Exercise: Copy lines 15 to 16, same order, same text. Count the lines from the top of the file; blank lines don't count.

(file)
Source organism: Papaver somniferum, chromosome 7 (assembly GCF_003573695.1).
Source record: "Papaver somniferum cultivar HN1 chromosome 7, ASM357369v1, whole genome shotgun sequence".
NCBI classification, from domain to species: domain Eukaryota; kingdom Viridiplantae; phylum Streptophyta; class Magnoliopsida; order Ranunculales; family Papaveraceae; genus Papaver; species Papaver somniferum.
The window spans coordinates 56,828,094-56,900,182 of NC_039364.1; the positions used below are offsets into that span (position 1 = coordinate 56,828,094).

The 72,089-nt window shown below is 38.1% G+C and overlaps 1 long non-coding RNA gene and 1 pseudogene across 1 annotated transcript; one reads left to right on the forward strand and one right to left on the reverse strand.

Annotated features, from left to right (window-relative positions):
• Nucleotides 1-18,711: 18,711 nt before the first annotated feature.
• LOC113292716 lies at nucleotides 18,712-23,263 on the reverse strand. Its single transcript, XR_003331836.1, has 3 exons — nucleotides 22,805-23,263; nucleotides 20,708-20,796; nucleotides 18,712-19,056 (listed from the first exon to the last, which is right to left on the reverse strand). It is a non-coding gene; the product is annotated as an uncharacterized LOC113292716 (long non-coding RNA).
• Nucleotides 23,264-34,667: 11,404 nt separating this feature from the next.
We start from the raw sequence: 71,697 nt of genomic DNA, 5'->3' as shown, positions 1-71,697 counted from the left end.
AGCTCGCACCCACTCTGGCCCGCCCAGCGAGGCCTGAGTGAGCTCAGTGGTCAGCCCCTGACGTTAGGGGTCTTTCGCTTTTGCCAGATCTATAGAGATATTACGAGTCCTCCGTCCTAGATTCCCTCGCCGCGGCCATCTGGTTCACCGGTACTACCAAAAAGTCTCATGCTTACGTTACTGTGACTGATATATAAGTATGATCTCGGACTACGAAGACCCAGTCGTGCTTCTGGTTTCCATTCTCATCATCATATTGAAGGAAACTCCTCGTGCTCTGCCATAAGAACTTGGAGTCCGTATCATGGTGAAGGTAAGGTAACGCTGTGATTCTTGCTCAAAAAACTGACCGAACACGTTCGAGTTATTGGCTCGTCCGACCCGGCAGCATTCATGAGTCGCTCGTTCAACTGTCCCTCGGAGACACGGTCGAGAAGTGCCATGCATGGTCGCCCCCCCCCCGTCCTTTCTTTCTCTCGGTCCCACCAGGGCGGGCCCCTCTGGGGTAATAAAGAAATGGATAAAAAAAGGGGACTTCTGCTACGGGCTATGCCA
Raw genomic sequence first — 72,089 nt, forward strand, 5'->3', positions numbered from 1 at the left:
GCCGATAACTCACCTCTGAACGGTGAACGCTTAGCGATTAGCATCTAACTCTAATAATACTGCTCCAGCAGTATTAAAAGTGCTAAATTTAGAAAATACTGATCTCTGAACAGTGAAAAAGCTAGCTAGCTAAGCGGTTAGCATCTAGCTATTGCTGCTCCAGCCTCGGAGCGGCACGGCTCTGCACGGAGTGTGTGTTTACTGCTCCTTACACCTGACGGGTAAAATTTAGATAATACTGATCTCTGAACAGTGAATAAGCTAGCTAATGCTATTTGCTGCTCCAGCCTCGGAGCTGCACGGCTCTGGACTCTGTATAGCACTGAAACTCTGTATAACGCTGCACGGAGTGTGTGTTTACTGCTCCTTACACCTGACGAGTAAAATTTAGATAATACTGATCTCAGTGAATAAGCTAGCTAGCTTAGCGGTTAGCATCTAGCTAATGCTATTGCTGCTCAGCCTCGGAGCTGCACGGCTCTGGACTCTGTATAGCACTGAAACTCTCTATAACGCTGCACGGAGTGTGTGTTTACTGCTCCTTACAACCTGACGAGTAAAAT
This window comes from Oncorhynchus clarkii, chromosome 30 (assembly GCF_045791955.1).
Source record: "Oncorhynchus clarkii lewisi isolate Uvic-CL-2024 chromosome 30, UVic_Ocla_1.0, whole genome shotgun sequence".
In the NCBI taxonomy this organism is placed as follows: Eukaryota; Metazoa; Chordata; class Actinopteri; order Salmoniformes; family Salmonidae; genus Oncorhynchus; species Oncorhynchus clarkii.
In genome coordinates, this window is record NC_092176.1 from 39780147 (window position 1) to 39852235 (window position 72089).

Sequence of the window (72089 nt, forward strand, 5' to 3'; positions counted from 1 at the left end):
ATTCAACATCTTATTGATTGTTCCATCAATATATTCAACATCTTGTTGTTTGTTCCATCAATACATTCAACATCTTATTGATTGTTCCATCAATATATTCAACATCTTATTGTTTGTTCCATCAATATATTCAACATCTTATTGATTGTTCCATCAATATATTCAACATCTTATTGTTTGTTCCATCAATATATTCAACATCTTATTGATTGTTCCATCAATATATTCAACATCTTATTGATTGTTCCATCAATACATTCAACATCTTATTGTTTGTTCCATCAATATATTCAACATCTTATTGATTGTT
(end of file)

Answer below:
Source record: "Oncorhynchus clarkii lewisi isolate Uvic-CL-2024 chromosome 30, UVic_Ocla_1.0, whole genome shotgun sequence".
In the NCBI taxonomy this organism is placed as follows: Eukaryota; Metazoa; Chordata; class Actinopteri; order Salmoniformes; family Salmonidae; genus Oncorhynchus; species Oncorhynchus clarkii.